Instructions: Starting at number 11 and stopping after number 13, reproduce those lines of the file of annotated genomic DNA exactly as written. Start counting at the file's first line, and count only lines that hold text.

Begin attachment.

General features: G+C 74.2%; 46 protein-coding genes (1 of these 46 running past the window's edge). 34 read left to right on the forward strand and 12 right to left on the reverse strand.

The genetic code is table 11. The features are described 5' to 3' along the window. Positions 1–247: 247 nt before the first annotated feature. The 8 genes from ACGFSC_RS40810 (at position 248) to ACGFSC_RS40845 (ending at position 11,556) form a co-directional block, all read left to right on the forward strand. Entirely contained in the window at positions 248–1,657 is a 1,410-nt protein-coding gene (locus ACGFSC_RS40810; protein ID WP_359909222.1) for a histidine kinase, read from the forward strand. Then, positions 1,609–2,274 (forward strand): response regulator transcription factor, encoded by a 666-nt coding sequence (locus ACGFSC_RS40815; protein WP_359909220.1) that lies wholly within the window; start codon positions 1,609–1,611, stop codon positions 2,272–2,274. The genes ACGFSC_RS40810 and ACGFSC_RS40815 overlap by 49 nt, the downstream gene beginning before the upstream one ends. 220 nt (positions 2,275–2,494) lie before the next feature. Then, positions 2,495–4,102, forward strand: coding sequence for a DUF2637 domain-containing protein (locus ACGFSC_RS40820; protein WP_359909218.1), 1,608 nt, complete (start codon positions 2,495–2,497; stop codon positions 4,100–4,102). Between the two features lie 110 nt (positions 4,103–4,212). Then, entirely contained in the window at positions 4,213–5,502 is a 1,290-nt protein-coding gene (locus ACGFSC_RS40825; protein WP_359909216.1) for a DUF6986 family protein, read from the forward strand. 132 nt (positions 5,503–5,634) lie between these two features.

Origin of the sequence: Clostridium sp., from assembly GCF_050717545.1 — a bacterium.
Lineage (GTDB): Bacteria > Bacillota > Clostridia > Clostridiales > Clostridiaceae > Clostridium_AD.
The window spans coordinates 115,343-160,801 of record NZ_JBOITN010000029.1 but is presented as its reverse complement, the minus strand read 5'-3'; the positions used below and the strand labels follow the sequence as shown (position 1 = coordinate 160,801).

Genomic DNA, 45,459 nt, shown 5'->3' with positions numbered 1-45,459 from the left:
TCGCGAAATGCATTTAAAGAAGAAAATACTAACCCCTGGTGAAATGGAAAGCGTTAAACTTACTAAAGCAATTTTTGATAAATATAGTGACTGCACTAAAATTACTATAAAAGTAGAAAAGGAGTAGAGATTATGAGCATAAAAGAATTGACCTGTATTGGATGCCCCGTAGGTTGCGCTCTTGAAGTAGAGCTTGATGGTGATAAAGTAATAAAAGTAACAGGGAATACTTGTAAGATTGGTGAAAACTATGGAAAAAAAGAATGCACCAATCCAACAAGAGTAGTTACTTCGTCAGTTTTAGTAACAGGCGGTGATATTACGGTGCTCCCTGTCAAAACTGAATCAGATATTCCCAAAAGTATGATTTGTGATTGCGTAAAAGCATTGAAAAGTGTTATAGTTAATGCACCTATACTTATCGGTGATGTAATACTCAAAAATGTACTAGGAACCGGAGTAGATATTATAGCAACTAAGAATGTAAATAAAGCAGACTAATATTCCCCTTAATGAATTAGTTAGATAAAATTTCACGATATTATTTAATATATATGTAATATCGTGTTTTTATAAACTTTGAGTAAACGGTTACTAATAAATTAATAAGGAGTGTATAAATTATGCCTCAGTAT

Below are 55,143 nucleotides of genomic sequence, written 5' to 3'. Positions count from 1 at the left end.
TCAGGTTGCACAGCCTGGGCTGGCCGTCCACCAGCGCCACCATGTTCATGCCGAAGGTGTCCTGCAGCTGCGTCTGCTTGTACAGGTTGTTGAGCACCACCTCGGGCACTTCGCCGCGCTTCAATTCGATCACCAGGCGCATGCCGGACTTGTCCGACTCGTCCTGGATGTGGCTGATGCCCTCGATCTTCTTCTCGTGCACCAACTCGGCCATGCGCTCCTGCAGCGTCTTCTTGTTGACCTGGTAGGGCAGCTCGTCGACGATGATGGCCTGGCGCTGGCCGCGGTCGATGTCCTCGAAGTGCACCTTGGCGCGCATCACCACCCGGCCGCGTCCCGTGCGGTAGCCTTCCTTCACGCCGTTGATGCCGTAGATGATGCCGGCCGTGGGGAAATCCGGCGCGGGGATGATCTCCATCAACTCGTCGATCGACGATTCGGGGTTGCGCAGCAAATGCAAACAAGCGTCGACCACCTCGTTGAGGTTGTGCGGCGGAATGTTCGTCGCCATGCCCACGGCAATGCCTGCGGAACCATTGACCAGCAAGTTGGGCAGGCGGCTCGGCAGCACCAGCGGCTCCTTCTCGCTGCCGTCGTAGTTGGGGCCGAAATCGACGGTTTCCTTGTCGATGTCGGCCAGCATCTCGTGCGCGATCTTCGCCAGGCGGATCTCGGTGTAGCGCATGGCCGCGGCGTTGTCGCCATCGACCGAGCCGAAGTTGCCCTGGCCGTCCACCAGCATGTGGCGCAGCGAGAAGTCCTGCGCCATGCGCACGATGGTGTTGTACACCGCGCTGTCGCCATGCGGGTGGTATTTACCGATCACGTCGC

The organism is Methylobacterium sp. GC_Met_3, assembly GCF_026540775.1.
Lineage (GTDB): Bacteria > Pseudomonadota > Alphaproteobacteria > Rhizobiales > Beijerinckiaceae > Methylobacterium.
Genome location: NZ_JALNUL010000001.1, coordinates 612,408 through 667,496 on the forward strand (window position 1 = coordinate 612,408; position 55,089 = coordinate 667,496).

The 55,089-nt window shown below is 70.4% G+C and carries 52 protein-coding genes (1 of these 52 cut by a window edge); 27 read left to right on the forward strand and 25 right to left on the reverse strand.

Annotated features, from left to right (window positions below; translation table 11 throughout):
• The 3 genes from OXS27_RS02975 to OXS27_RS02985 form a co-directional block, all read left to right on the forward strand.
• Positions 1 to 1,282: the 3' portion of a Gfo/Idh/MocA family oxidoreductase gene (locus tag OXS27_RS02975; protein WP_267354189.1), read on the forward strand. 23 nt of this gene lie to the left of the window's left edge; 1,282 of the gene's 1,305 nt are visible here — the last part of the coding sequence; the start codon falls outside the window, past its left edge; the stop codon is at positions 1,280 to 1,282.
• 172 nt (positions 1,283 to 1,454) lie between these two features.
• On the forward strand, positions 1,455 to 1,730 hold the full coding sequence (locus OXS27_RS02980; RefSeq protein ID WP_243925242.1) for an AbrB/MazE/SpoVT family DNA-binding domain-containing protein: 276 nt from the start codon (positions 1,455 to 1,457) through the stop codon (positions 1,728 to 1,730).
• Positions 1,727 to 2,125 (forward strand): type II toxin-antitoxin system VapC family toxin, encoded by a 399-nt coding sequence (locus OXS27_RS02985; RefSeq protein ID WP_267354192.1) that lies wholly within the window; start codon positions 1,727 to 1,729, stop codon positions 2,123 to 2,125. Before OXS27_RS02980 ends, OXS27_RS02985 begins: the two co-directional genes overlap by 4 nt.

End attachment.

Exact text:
Lineage (GTDB): Bacteria > Pseudomonadota > Alphaproteobacteria > Rhizobiales > Beijerinckiaceae > Methylobacterium.
Genome location: NZ_JALNUL010000001.1, coordinates 612,408 through 667,496 on the forward strand (window position 1 = coordinate 612,408; position 55,089 = coordinate 667,496).

The 55,089-nt window shown below is 70.4% G+C and carries 52 protein-coding genes (1 of these 52 cut by a window edge); 27 read left to right on the forward strand and 25 right to left on the reverse strand.